A national strike by tens of thousands of civil servants in the PCS union on Monday and Tuesday of this week defied New Labour and bullying management. It is the second two-day strike by workers in benefits agencies and job centres. The first one was in mid-December. They are challenging the government's plans to remove safety screens in the newly merged benefits agencies and job centres-Jobcentre Plus. Reports were coming in as Socialist Worker went to press that strikers were holding firm.
Most areas where people struck in December stayed solid this time, such as Liverpool, Leeds and Sheffield. In some places the strike bit harder. In Hemel Hempsted a Benefits Agency (BA) call centre that stayed open last time was closed on Monday. 'If anything, there were more people out this time in Edinburgh,' says striker Martin Walker. 'There were about 80 percent of BA workers out last time. This time it was more like 90 percent.'
In the Brighton area seven out of ten offices were either closed or badly disrupted.
But there are a number of problems with the dispute and the strategy of the union leaders. While Benefits Agency workers massively support the action, only a minority of workers in job centres, who work without screens, are prepared to strike over the issue.
'The union has focused too much on the issue of screens,' says Phil Pardoe, a striker in central London. It should have talked about what this means to the union.'
Alastair Darling is the government's minister for the new Department of Work and Pensions. New Labour wants to seriously weaken the civil servants' PCS union. It is worried that the election of rank and file socialist Mark Serwotka as general secretary in December 2000 has increased the fighting confidence of union members.
Darling attempted to organised a strikebreaking operation against the Pathfinder workers who were on all-out strike from September through to December. He has given the green light to civil service management to intimidate and threaten people with losing promotion if they continue to strike. 'The government has a specific agenda for Jobcentre Plus,' says Phil. 'It wants to weaken the union for new working practices such as Saturday opening, centralising benefits assessment, and bringing in more private sector management.'
These issues, plus the low pay civil servants suffer, and the attacks on the union and the welfare state, need to be raised to increase the level of job centre workers' participation in the dispute. The union also failed to make good use of the six-week gap between the two strikes.
Activists told Socialist Worker they didn't receive union circulars informing them of the action until Wednesday or Thursday last week. Areas such as Edinburgh produced their own leaflets, raising the issues to build the strike. But the union should have thrown itself into winning the argument with job centre workers about why the strike is important to them and the union. But the six weeks were wasted.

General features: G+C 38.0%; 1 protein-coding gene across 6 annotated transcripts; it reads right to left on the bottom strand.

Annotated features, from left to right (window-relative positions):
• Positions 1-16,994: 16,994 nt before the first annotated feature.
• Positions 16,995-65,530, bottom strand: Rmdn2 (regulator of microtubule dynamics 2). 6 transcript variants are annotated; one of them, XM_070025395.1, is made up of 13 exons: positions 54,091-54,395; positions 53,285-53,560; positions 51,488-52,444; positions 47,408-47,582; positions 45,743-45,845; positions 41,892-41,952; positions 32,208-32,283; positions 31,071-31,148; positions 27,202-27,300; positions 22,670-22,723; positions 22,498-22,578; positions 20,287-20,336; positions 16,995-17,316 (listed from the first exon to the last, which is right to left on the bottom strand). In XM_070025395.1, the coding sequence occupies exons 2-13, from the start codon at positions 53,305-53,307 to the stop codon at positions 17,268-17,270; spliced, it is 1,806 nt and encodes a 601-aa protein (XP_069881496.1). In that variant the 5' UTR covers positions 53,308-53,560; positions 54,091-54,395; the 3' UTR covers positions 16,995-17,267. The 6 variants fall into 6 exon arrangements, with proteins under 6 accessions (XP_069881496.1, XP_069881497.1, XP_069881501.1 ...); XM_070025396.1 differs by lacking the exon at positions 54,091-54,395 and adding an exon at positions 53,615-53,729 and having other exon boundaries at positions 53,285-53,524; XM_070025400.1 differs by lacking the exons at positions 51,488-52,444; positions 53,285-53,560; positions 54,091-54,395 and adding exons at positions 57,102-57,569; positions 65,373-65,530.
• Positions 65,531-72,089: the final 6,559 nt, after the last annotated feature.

Many people on picket lines were worried about the direction of the strike. The union leadership still has time to turn the dispute around. The Left Unity socialist group dominates the PCS group executive committee, which is responsible for running the strike. It needs to escalate the action quickly to put more pressure on New Labour and management.
Unfortunately, some sections of the union leadership are talking about organising a rolling programme of regional action or sectional strikes. The way to win the strike is to raise the general issues that every civil servant cares about, escalate the action and begin to argue for an all-out strike.
Workers are fighting for claimants as well
JobCentre Plus is an attack on the welfare state. It will remove claimants' as well as workers' rights. It is about forcing people off benefit and treating everybody as if they are available for work.
This attack will hit some of the most vulnerable people in society. Those the goverment is targeting include disabled people, lone parents and people who are ill. Workers are striking in defence of the poor. 'Every day we are faced with desperate people, who do desperate things,' says Jane Aitchinson, who is a PCS branch secretary and striker in Leeds. 'We have been threatened with knives and guns in my office.
'The claimants aren't to blame for this situation. New Labour has continued with Tory benefit levels, and it has even cut benefit levels for some claimants.' Staff in one of the new Jobcentre Plus offices in Harlesden, west London, have already seen their safety suffer as a result.
One claimant who had had enough smashed ten computers with a chain. 'We were taken to the new Streatham Jobcentre Plus office, and they won't allow homeless people in there now,' says one striker. 'Who's going to look after them if they're not allowed to come into these new super- plush offices? They are members of the public who need the services we can provide if we are allowed to.'
MEMBERS OF the PCS union now have the opportunity to elect a socialist majority on the national executive committee, in this year's elections. Nominations have opened and there will be a united left list of candidates standing for the 2002 PCS NEC elections.
The first step in the campaign is to secure nominations for socialist candidates at annual general meetings taking place in PCS branches from late January to late February.
KEVIN KELLY, national assistant secretary PCS Left Unity
For more information go to www.voteleftunity.org.uk or email the campaign on firstname.lastname@example.org